Time for prayerful reflection, not angry thoughts
I am writing to share my thoughts on Veterans Day and how it relates to the 2012 election. Like you, I am happy that the election of 2012 is finally history, but my thoughts don’t stop there.
Each national election generates strong opinions and arguments, and I am very grateful to live in a country where political disputes can be settled by votes instead of by bombs and guns.
On Veterans Day, Americans honored the sacrifices of millions who understood the necessity to defend and sustain our type of political system. These men and women have witnessed first hand the unthinkable and violent alternatives to our system. In far too many instances, it cost them everything.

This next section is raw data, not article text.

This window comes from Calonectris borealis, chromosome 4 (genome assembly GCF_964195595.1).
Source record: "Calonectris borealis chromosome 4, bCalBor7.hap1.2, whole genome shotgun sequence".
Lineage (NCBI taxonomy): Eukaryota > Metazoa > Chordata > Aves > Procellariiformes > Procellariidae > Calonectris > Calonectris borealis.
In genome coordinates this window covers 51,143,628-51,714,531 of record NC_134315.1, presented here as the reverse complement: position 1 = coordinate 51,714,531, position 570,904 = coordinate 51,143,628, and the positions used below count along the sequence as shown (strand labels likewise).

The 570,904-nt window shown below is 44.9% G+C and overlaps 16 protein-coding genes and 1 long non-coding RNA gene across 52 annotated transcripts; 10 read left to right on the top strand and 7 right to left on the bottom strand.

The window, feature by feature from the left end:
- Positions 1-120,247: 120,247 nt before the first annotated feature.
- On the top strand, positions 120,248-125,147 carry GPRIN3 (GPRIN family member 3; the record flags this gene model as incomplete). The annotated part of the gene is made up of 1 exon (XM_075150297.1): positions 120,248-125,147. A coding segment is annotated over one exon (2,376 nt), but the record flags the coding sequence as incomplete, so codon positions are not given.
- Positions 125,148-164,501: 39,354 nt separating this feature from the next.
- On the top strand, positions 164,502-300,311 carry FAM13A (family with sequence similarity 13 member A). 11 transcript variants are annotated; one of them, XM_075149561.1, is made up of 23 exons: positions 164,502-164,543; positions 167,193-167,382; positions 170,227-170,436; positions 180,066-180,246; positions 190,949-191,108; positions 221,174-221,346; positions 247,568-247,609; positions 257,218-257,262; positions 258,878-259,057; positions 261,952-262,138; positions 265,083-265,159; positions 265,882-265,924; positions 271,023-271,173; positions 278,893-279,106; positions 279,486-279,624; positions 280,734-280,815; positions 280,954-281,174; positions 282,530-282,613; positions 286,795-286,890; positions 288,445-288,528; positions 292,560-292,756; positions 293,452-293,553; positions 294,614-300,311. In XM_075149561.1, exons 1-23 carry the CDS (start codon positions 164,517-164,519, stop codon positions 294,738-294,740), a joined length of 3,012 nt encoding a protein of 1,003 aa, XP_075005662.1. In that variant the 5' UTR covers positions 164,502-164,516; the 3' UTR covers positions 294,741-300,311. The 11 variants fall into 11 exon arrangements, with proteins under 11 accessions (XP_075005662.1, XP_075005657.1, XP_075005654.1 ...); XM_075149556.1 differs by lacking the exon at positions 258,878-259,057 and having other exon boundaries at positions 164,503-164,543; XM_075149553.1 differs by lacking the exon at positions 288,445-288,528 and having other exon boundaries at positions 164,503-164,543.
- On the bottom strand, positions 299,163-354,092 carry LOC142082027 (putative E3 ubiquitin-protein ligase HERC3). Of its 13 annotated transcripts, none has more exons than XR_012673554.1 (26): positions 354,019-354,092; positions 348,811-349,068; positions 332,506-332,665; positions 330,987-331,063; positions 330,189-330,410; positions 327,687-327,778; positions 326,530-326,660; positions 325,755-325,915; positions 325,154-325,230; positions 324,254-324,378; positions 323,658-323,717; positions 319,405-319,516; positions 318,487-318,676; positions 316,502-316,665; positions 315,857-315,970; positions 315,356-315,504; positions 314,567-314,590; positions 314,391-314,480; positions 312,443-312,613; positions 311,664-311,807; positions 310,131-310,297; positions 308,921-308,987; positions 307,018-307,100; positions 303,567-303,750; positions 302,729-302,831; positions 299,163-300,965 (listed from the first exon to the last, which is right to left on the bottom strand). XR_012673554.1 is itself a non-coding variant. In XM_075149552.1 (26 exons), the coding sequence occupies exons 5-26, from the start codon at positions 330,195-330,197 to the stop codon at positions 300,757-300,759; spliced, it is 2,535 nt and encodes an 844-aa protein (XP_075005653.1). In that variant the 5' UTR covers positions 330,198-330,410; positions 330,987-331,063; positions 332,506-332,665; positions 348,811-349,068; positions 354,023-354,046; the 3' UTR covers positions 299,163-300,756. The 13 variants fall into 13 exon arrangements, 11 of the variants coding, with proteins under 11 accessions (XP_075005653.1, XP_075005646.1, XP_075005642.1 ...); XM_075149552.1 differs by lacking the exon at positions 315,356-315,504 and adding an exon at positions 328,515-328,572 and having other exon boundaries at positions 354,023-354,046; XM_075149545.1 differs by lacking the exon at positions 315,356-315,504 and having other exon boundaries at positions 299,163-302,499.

This is why I think we should be more tolerant of each other during and after these elections. Our veterans fought, and many died, for a system of free and peaceful elections and a representative form of government.
Sadly, since President Obama was reelected, I have heard many harsh, angry, unreasonable and even violent voices and opinions on radio, TV and the Internet. In my opinion, this behavior does not reflect a patriotic acceptance of the outcome of the election.
Threatening violence or secession after an election is disrespectful to the American heroes who fought and died on foreign soil to prevent violence from reaching our shores.
In a few days, we will celebrate Thanksgiving, which is another opportunity to be thankful and grateful for our country and all its blessings, even though times are tough for so many of us these days.
Next month, we celebrate Christmas and the renewal that the birth of Christ symbolizes.
This is not the time for angry thoughts and confrontational comments. It is the time for calm and prayerful reflection and renewed hope for a better future where our great diversity is recognized as our greatest asset.
Fred Lundgren, CEO
KCAA 1050 AM